John Constable - Netley Abbey

John Constable - Netley Abbey

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Lot number: 115
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John Constable (1776-1837) Netley Abbey (Reynolds 33.10) etching, circa 1826, on chine collé, a fine impression of this rare print, second, final state, after the addition of the artist's initials, with wide margins, scattered foxing, time-staining at the sheet edges P. 132 x 184 mm., S. 246 x 304 mm. The composition is based on a drawing (Victoria & Albert Museum, London, R. 148) which Constable made during his honeymoon in October 1816, whilst travelling to visit his patron and friend, Reverend John Fisher, in Osmington, Dorset. It is one of only four etchings by the artist, impressions are extremely rare as no proper edition was ever published.
John Constable -  Portrait Of A Gentleman, Traditionally Identified As Lancelot Archer-burton

John Constable - Portrait Of A Gentleman, Traditionally Identified As Lancelot Archer-burton

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Lot number: 39
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John Constable, R.A. (East Bergholt, Suffolk 1776-1837 London) Portrait of a gentleman, traditionally identified as Lancelot Archer-Burton (1789-1852), bust-length, in a white cravat and black coat oil on canvas 30¼ x 24 7/8 in. (76.8 x 62.9 cm.) In the family of the present owner since the late 1940s.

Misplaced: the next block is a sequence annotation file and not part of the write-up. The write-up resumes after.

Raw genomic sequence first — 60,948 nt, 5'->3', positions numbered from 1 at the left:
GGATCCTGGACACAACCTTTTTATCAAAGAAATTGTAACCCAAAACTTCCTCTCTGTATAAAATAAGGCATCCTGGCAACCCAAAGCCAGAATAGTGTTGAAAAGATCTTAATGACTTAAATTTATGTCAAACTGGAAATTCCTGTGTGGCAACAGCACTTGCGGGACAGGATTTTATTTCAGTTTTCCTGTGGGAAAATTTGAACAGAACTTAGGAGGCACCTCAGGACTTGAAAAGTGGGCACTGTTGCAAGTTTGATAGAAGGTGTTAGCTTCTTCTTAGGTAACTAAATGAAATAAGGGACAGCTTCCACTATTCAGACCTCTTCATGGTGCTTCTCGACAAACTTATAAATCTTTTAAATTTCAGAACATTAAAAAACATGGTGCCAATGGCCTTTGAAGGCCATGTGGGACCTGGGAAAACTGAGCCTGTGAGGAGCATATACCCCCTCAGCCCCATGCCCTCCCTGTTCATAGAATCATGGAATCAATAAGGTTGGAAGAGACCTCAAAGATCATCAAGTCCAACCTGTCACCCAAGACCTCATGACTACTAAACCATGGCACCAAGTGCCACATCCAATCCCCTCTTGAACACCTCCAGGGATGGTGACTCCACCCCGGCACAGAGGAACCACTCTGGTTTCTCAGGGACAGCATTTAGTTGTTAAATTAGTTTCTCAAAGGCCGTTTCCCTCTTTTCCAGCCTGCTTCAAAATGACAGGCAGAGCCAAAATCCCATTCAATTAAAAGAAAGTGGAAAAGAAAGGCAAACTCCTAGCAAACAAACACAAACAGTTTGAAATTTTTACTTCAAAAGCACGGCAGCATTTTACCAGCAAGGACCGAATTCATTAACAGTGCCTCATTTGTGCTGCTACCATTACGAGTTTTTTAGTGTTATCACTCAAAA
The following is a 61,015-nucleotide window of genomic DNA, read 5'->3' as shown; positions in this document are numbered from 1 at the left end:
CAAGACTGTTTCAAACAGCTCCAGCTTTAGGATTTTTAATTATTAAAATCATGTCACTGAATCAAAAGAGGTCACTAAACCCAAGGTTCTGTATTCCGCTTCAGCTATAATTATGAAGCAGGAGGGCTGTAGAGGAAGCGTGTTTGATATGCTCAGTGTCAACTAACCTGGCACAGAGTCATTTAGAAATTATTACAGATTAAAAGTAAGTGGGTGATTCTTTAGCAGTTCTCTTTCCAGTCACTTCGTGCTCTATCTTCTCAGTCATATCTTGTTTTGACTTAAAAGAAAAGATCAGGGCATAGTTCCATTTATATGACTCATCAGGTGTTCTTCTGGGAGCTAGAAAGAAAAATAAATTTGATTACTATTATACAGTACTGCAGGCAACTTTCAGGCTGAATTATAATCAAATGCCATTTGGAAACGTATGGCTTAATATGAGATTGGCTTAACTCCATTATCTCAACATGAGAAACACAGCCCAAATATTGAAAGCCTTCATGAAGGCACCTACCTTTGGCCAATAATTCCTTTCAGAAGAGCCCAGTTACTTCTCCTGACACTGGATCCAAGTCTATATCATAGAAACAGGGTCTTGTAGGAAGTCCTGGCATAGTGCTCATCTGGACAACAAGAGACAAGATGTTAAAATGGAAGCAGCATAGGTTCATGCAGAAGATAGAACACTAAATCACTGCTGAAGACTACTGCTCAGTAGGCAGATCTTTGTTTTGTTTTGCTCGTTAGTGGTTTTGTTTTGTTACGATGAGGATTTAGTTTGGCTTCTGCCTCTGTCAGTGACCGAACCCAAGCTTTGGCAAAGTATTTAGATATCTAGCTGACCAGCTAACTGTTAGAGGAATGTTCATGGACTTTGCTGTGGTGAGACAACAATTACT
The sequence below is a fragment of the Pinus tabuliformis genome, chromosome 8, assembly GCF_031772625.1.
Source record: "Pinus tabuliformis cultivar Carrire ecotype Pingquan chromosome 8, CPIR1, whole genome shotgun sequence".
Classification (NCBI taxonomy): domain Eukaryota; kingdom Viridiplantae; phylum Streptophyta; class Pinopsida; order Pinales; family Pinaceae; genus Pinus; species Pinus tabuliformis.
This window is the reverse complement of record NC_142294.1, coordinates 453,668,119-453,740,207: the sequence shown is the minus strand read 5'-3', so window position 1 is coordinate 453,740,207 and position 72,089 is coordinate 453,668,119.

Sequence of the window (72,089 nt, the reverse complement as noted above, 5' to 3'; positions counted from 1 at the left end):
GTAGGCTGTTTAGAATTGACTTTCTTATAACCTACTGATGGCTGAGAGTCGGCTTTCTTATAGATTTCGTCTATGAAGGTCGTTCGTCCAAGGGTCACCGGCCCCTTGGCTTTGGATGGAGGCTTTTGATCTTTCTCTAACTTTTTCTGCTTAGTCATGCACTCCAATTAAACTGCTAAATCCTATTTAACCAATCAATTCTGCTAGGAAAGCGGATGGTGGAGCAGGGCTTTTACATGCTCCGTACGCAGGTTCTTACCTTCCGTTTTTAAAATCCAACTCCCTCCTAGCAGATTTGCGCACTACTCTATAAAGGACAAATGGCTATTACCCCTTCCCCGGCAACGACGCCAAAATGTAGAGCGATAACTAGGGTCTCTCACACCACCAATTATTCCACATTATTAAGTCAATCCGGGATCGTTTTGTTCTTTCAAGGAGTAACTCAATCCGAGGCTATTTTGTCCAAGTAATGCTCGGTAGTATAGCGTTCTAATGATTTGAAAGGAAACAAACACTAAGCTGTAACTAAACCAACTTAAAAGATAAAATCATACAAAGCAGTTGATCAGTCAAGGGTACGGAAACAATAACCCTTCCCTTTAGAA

John Constable - The Lock

John Constable - The Lock

Original
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Lot number: 138
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Manner of John Constable (British, mid 19th century) The Lock oil on canvas 59 x 76 inches. Property from the Collection of the Snite Museum of Art, University of Notre Dame, Notre Dame, Indiana Provenance: Sold: Christie's London, March 18, 1913, Lot 116 R. Turner, London (acquired from the above sale) Mr. Horace Townsend, New York Dr. Maurice H. Goldblatt, Chicago Sold: Grant Art Galleries, Chicago, February 18, 1926, Lot 63 Mr. Edward Hoke, Chicago (acquired from the above sale) Thence by descent to Richard, Herbert, and Elaine Hoke, Chicago, 1940 Acquired from the above by Harry Sugar, Akron, Ohio, 1954 Gifted to the University of Notre Dame by the above, 1957 Craquelure and surface dirt throughout; yellowing to varnish in upper corners; minor nailhead chips to paint in upper left quadrant. See images. Framed: 74 3/4 x 93 1/2 inches.
John Constable - David

John Constable - David

Original 1816
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Lot number: 174
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CONSTABLE (JOHN) LUCAS (DAVID, engraver ) English Landscape Scenery, 40 mezzotint engraved plates after Constable, faint spotting on fore-margin, initial and final leaves, contemporary red half morocco gilt, rubbed, lacking backstrip, Henry G. Bohn, 1855--WHITAKER (THOMAS DUNHAM) Loidis and Elmete: or, an Attempt to Illustrate the Districts Described in those Words by Bede: and supposed to embrace the lower portions of Arebale and Wharfdale, together with the entire Vale of Calder, in the County of York, engraved portrait frontispiece by W. Holl after J. Northcote, 48 further engraved plates (of 49, lacking Gledhow) and 15 genealogies, faint dampstaining at fore-margin, contemporary calf with gilt-stamped armorial crest, rebacked, lacking one spine label, Leeds, T. Davison, 1816, folio (2)